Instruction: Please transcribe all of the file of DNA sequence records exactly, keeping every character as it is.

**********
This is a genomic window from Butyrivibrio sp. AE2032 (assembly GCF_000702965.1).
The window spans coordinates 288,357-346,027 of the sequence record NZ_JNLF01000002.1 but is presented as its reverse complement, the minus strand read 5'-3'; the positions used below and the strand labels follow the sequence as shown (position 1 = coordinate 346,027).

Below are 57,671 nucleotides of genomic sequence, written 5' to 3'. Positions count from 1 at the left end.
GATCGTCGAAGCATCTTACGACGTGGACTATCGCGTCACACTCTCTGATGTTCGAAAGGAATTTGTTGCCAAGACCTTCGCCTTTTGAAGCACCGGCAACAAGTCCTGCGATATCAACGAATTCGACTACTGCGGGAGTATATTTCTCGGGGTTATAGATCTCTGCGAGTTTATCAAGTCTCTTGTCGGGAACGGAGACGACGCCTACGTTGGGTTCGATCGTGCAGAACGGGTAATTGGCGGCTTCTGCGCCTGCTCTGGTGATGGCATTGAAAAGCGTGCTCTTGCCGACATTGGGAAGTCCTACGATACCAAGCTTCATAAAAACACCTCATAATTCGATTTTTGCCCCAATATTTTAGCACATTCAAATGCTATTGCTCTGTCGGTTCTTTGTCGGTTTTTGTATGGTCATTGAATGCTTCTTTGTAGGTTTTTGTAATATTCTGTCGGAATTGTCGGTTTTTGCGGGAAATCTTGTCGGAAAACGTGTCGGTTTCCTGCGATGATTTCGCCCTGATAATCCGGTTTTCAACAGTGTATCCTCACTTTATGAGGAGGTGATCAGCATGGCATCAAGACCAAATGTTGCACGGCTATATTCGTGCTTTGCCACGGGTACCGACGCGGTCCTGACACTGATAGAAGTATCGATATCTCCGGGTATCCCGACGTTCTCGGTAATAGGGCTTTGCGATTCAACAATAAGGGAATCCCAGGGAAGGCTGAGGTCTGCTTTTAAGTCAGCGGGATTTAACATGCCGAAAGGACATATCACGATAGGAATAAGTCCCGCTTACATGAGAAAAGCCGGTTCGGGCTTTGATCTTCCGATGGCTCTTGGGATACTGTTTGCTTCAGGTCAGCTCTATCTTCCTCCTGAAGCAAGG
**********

This is a genomic window from Butyrivibrio sp. AE2032 (assembly GCF_000702965.1).
The window spans coordinates 288,357-346,027 of the sequence record NZ_JNLF01000002.1 but is presented as its reverse complement, the minus strand read 5'-3'; the positions used below and the strand labels follow the sequence as shown (position 1 = coordinate 346,027).

Below are 57,671 nucleotides of genomic sequence, written 5' to 3'. Positions count from 1 at the left end.
GATCGTCGAAGCATCTTACGACGTGGACTATCGCGTCACACTCTCTGATGTTCGAAAGGAATTTGTTGCCAAGACCTTCGCCTTTTGAAGCACCGGCAACAAGTCCTGCGATATCAACGAATTCGACTACTGCGGGAGTATATTTCTCGGGGTTATAGATCTCTGCGAGTTTATCAAGTCTCTTGTCGGGAACGGAGACGACGCCTACGTTGGGTTCGATCGTGCAGAACGGGTAATTGGCGGCTTCTGCGCCTGCTCTGGTGATGGCATTGAAAAGCGTGCTCTTGCCGACATTGGGAAGTCCTACGATACCAAGCTTCATAAAAACACCTCATAATTCGATTTTTGCCCCAATATTTTAGCACATTCAAATGCTATTGCTCTGTCGGTTCTTTGTCGGTTTTTGTATGGTCATTGAATGCTTCTTTGTAGGTTTTTGTAATATTCTGTCGGAATTGTCGGTTTTTGCGGGAAATCTTGTCGGAAAACGTGTCGGTTTCCTGCGATGATTTCGCCCTGATAATCCGGTTTTCAACAGTGTATCCTCACTTTATGAGGAGGTGATCAGCATGGCATCAAGACCAAATGTTGCACGGCTATATTCGTGCTTTGCCACGGGTACCGACGCGGTCCTGACACTGATAGAAGTATCGATATCTCCGGGTATCCCGACGTTCTCGGTAATAGGGCTTTGCGATTCAACAATAAGGGAATCCCAGGGAAGGCTGAGGTCTGCTTTTAAGTCAGCGGGATTTAACATGCCGAAAGGACATATCACGATAGGAATAAGTCCCGCTTACATGAGAAAAGCCGGTTCGGGCTTTGATCTTCCGATGGCTCTTGGGATACTGTTTGCTTCAGGTCAGCTCTATCTTCCTCCTGAAGCAAGG